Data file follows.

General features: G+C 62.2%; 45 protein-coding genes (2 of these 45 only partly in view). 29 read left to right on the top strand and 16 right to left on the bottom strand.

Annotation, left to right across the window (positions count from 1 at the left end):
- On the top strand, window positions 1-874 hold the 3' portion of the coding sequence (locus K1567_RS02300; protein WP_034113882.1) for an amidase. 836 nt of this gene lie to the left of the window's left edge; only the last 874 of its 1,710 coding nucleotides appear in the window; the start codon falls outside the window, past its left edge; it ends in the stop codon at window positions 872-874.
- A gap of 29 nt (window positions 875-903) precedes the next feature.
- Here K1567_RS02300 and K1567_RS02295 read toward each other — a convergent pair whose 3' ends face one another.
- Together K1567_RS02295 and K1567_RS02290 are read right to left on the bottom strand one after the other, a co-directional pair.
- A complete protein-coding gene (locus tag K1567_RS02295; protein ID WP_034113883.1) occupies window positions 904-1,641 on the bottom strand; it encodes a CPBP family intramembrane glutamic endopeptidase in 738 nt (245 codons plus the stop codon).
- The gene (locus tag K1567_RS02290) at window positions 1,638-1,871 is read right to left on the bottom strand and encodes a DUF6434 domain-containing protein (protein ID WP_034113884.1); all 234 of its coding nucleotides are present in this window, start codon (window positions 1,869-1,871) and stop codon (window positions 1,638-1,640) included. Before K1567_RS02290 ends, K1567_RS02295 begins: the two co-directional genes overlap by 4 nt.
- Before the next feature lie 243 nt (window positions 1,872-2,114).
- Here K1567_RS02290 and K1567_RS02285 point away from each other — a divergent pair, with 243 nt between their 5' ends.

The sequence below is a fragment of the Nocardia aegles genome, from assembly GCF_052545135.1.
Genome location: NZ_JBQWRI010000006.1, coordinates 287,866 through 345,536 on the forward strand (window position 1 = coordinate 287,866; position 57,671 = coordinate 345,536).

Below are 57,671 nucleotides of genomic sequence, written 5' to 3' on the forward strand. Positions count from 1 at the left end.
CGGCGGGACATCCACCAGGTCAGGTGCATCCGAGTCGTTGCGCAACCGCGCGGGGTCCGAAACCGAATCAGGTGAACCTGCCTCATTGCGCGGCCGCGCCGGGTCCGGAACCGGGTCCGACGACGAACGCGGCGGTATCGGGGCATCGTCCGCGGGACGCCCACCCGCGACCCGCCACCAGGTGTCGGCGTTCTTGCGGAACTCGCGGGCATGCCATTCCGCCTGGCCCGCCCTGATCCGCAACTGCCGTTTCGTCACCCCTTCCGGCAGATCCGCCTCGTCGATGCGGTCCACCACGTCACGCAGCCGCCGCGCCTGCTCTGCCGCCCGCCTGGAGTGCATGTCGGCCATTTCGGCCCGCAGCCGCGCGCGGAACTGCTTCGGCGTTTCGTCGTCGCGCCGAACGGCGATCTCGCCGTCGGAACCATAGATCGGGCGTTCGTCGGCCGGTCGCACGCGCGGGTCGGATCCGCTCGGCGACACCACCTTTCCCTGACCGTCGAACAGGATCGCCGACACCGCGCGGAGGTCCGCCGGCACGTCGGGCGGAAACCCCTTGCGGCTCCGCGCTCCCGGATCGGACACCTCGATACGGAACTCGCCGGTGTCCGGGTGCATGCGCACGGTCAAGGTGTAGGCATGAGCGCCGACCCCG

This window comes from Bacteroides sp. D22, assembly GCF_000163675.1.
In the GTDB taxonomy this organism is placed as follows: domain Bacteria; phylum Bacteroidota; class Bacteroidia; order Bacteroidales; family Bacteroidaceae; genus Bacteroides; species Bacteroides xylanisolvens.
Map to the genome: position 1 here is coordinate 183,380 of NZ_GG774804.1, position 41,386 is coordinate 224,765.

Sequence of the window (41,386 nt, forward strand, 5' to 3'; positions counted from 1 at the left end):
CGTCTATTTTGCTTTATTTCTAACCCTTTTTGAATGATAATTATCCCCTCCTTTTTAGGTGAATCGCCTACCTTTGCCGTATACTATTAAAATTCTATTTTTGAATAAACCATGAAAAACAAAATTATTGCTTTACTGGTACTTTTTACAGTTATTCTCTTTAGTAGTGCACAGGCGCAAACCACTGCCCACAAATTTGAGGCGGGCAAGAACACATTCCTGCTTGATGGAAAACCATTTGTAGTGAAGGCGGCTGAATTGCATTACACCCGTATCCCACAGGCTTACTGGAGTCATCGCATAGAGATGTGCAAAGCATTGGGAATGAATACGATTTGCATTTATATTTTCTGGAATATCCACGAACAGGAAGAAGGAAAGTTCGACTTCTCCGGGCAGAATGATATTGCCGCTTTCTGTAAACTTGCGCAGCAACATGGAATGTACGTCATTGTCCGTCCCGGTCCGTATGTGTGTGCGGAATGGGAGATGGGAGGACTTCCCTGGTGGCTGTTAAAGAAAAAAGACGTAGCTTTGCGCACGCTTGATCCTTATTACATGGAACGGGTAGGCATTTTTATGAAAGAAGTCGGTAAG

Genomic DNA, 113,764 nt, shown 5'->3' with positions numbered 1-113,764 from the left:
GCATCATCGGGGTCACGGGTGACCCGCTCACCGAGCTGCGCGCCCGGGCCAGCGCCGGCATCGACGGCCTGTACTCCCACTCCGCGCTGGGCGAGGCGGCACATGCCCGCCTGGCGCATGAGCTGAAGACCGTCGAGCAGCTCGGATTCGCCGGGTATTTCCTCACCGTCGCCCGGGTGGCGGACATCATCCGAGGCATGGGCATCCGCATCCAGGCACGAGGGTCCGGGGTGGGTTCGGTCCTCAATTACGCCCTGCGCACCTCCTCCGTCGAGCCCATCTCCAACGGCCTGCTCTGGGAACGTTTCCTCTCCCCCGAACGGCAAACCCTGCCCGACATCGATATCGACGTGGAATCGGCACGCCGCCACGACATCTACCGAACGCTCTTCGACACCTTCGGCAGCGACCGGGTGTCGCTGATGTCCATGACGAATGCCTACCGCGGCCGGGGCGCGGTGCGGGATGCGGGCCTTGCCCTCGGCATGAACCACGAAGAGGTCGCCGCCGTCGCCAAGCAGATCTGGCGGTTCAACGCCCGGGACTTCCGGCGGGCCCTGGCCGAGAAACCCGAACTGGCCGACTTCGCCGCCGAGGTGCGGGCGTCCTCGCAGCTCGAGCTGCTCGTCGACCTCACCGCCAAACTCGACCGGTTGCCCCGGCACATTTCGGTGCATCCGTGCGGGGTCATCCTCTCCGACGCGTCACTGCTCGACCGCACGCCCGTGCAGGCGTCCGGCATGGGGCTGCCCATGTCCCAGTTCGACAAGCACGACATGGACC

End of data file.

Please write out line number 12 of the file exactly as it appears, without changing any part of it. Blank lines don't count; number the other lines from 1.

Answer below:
Genome location: NZ_JBQWRI010000006.1, coordinates 287,866 through 345,536 on the forward strand (window position 1 = coordinate 287,866; position 57,671 = coordinate 345,536).